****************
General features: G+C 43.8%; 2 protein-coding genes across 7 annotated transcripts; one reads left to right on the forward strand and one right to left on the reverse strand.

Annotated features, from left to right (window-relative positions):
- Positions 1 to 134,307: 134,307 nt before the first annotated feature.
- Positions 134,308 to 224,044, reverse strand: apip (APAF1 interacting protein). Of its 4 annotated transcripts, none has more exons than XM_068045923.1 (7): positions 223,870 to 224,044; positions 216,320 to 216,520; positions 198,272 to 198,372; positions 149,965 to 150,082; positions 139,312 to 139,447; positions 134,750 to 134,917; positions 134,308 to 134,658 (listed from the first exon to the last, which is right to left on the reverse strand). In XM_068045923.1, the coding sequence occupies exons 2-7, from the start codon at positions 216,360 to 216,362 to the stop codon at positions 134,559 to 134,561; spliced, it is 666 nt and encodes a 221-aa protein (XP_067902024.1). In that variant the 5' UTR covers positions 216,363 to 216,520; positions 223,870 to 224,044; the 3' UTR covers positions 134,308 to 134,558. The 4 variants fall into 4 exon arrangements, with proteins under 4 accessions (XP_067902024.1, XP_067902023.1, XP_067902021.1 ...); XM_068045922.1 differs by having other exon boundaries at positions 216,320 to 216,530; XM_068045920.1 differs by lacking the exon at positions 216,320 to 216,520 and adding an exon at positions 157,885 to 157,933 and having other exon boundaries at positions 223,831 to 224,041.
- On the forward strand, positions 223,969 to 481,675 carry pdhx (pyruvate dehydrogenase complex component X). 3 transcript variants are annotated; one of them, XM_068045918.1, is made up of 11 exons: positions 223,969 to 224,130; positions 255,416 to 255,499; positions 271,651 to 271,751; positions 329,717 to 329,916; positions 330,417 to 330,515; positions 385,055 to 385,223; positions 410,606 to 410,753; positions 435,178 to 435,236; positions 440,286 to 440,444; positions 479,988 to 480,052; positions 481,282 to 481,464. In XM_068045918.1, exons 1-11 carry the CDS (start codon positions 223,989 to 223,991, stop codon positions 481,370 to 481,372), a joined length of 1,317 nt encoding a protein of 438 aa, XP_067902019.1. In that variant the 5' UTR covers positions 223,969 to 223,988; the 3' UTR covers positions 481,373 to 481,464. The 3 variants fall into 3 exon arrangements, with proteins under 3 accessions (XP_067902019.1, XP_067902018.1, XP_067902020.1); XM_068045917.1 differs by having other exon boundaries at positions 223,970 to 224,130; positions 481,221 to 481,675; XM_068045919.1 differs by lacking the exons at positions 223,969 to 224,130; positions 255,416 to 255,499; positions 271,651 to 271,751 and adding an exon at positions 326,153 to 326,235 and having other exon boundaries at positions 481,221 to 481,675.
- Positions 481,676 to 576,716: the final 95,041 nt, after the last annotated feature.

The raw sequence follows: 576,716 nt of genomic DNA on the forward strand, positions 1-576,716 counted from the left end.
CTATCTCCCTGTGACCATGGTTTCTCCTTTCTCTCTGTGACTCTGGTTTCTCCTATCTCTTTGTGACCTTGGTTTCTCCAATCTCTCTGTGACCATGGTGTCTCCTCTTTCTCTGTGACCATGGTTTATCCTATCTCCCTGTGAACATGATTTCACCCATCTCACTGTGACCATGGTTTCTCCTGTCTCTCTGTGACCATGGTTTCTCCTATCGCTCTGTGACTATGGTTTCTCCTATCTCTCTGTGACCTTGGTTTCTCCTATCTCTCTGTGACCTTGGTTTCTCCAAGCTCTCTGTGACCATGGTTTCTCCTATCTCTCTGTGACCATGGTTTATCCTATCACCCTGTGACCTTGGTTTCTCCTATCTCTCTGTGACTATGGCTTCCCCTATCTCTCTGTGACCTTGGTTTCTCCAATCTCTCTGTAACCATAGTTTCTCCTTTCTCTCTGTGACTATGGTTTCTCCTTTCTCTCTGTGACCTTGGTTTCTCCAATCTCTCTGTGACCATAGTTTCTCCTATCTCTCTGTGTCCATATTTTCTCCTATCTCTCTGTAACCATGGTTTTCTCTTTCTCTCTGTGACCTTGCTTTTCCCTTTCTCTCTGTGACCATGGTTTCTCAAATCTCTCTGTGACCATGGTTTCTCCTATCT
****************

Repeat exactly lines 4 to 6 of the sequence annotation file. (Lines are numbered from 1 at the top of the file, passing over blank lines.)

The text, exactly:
- Positions 134,308 to 224,044, reverse strand: apip (APAF1 interacting protein). Of its 4 annotated transcripts, none has more exons than XM_068045923.1 (7): positions 223,870 to 224,044; positions 216,320 to 216,520; positions 198,272 to 198,372; positions 149,965 to 150,082; positions 139,312 to 139,447; positions 134,750 to 134,917; positions 134,308 to 134,658 (listed from the first exon to the last, which is right to left on the reverse strand). In XM_068045923.1, the coding sequence occupies exons 2-7, from the start codon at positions 216,360 to 216,362 to the stop codon at positions 134,559 to 134,561; spliced, it is 666 nt and encodes a 221-aa protein (XP_067902024.1). In that variant the 5' UTR covers positions 216,363 to 216,520; positions 223,870 to 224,044; the 3' UTR covers positions 134,308 to 134,558. The 4 variants fall into 4 exon arrangements, with proteins under 4 accessions (XP_067902024.1, XP_067902023.1, XP_067902021.1 ...); XM_068045922.1 differs by having other exon boundaries at positions 216,320 to 216,530; XM_068045920.1 differs by lacking the exon at positions 216,320 to 216,520 and adding an exon at positions 157,885 to 157,933 and having other exon boundaries at positions 223,831 to 224,041.
- On the forward strand, positions 223,969 to 481,675 carry pdhx (pyruvate dehydrogenase complex component X). 3 transcript variants are annotated; one of them, XM_068045918.1, is made up of 11 exons: positions 223,969 to 224,130; positions 255,416 to 255,499; positions 271,651 to 271,751; positions 329,717 to 329,916; positions 330,417 to 330,515; positions 385,055 to 385,223; positions 410,606 to 410,753; positions 435,178 to 435,236; positions 440,286 to 440,444; positions 479,988 to 480,052; positions 481,282 to 481,464. In XM_068045918.1, exons 1-11 carry the CDS (start codon positions 223,989 to 223,991, stop codon positions 481,370 to 481,372), a joined length of 1,317 nt encoding a protein of 438 aa, XP_067902019.1. In that variant the 5' UTR covers positions 223,969 to 223,988; the 3' UTR covers positions 481,373 to 481,464. The 3 variants fall into 3 exon arrangements, with proteins under 3 accessions (XP_067902019.1, XP_067902018.1, XP_067902020.1); XM_068045917.1 differs by having other exon boundaries at positions 223,970 to 224,130; positions 481,221 to 481,675; XM_068045919.1 differs by lacking the exons at positions 223,969 to 224,130; positions 255,416 to 255,499; positions 271,651 to 271,751 and adding an exon at positions 326,153 to 326,235 and having other exon boundaries at positions 481,221 to 481,675.
- Positions 481,676 to 576,716: the final 95,041 nt, after the last annotated feature.